Dealing with one of the Concierge’s Great Challenges: Determining Client Pricing

Determining pricing for your concierge work can be complicated; not only is our industry a niche one, it is also very complex, with an incredibly wide variety of different services offered.

The role of a Concierge and the tasks associated with the daily work and routine can vary from more difficult ones like supplying 30 penguins to mingle with guests at a Black and White-themed party or booking “hard to get” restaurant reservations, to more mundane ones like simply changing your client’s summer tires or running basic errands.

So when it comes to pricing, the initial decisions about a client’s charges can be a bit of a nightmare. Fees have to be simple, straightforward and flexible for you and the client. If not, it can be a turnoff for the client and a huge hassle for you to manage.  How, then, do you manage this, knowing that that one request (like booking a concert ticket) could take anywhere from a few easy minutes to a few grueling hours?

I will say one thing: sometimes you win, and sometimes you lose. But with experience, you will win far more often than you will lose. And you will also begin to understand better the cost structure of a request.  All is not lost, however, as there are plenty of things you can do to develop more effective pricing even before you’ve racked up years of experience.  Let’s do everything we can to make sure you win right now!

Here are five different effective pricing models to consider for your concierge service:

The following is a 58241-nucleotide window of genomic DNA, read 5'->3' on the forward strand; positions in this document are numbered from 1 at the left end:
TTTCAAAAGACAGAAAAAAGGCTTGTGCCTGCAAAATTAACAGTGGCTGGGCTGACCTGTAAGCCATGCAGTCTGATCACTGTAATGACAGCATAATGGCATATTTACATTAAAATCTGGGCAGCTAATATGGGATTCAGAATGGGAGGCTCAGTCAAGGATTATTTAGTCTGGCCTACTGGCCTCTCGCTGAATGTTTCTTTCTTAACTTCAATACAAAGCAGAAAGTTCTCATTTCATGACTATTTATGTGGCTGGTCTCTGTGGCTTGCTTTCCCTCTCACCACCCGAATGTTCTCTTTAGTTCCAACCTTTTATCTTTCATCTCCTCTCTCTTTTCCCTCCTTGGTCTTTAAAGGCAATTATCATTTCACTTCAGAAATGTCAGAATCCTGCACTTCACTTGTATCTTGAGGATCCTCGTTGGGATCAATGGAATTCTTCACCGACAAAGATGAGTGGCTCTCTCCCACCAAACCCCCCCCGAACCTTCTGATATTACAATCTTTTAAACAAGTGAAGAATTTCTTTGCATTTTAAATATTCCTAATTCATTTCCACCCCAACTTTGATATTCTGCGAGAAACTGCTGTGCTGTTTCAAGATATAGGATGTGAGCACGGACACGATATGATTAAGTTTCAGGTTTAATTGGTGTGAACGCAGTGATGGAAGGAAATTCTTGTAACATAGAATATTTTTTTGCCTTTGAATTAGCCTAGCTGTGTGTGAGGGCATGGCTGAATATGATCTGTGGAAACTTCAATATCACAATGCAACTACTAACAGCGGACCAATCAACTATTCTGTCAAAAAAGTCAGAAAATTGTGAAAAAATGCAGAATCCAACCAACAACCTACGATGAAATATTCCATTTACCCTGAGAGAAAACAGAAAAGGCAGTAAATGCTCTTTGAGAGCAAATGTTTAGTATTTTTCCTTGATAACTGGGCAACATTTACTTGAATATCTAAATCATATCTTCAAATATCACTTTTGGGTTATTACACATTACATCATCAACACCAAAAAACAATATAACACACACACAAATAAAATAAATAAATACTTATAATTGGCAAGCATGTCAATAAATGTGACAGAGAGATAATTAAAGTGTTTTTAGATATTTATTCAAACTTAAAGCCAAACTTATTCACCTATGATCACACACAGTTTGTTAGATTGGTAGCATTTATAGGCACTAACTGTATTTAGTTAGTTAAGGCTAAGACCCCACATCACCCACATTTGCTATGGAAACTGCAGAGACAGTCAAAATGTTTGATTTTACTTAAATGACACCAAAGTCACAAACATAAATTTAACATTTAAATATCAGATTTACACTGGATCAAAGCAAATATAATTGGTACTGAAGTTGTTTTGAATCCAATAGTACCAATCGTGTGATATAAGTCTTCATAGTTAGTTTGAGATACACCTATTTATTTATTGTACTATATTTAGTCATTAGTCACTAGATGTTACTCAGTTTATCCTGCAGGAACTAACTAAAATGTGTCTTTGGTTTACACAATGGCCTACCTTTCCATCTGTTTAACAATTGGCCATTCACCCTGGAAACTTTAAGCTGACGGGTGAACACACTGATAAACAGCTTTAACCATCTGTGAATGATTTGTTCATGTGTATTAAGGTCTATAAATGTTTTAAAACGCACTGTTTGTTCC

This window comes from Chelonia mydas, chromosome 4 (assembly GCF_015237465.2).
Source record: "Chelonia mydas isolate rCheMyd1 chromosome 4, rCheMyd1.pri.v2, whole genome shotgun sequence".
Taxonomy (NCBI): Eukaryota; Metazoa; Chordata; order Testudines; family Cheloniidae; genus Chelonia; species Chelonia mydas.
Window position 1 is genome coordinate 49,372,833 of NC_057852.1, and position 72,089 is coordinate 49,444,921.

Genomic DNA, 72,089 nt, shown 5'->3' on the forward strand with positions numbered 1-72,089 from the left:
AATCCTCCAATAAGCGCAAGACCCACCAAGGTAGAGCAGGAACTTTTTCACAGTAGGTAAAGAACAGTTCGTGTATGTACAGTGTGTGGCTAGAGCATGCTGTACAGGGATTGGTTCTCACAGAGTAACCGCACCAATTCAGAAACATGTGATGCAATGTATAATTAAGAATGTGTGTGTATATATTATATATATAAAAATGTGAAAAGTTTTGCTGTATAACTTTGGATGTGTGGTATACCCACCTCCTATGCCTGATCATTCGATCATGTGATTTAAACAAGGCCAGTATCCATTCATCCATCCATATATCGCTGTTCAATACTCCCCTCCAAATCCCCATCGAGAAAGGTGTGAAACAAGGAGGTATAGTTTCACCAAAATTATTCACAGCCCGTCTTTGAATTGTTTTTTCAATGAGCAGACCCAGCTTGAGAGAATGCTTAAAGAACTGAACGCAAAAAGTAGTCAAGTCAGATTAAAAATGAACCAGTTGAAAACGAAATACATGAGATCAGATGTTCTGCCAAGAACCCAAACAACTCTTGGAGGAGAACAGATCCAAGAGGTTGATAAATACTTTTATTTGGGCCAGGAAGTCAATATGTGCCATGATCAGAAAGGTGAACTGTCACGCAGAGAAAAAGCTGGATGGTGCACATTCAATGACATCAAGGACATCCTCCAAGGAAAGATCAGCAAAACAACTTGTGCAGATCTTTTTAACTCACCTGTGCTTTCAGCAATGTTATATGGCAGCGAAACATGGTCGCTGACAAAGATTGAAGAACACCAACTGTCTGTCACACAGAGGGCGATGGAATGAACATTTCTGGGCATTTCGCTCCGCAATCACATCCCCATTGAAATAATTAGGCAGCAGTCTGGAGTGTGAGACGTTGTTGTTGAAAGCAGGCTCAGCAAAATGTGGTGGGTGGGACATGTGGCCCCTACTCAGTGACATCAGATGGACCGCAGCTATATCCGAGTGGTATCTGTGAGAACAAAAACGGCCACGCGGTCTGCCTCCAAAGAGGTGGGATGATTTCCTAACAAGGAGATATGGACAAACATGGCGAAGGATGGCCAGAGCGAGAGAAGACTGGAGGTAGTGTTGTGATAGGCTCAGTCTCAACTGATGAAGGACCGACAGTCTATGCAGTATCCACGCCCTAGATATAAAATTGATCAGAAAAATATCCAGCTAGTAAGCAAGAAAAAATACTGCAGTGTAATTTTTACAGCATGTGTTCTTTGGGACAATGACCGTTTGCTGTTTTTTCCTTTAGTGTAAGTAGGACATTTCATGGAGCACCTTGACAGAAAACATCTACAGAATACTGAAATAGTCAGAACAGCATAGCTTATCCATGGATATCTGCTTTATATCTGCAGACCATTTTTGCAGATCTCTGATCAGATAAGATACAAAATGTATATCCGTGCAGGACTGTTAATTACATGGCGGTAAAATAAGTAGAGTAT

• Bank of hours (à la carte or prepaid package). Under this structure, you can offer different levels and packages. The more hours the client purchases, the cheaper the rate per hour–a bit like a bulk discount. I recommend keeping your offerings to a maximum of three different packages. Sometimes too many choices for the clients can bring stress. Click here for a live example.
  • Fixed monthly fee with a specified bundle of hours to be used each month.  This structure guarantees you a certain number of paid hours per month.  If the client doesn’t use the full number of hours available in the current month, those hours can either be lost or cumulated depending on your flexibility. This assures you of a recurring  income, and it is  also a great way to encourage your clients to make requests and build loyalty. As opposed to some clients that might be discouraged from making requests when they’re charged by the hour. Click here for a live example.
  • Membership fee propose a recurring plan or package that focus on convenience and cost saving for the right client. With that plan, your client pay a fixed fee that guarantee unlimited number of requests,added benefits (such as perks) and a priority access to your service. This is one of my favourite because it encourages your clients to engage with you as often as possible. For clients who are more demanding than the average, it might seems like too much work, spending more time answering requests that don’t convert immediately into cash.  But again, the fees can vary tremendously depending on your niche market, your clientele, and the type of services provided. If you are looking for volume, this could be a great option. Click here for a live example.
  • Commission-based – You charge a percentage of the service provided by a third party. This structure is specific for project or event-based requests. If you are specialized in yachts, villas, weddings, events, etc., this can be a great approach. Most of the time your clients are a one-time shot. You could easily consider a fixed percentage of the total cost added as a service fee that usually vary between 15-20%. Most of the time, the budget will be set at the beginning of the project. Click here for a live example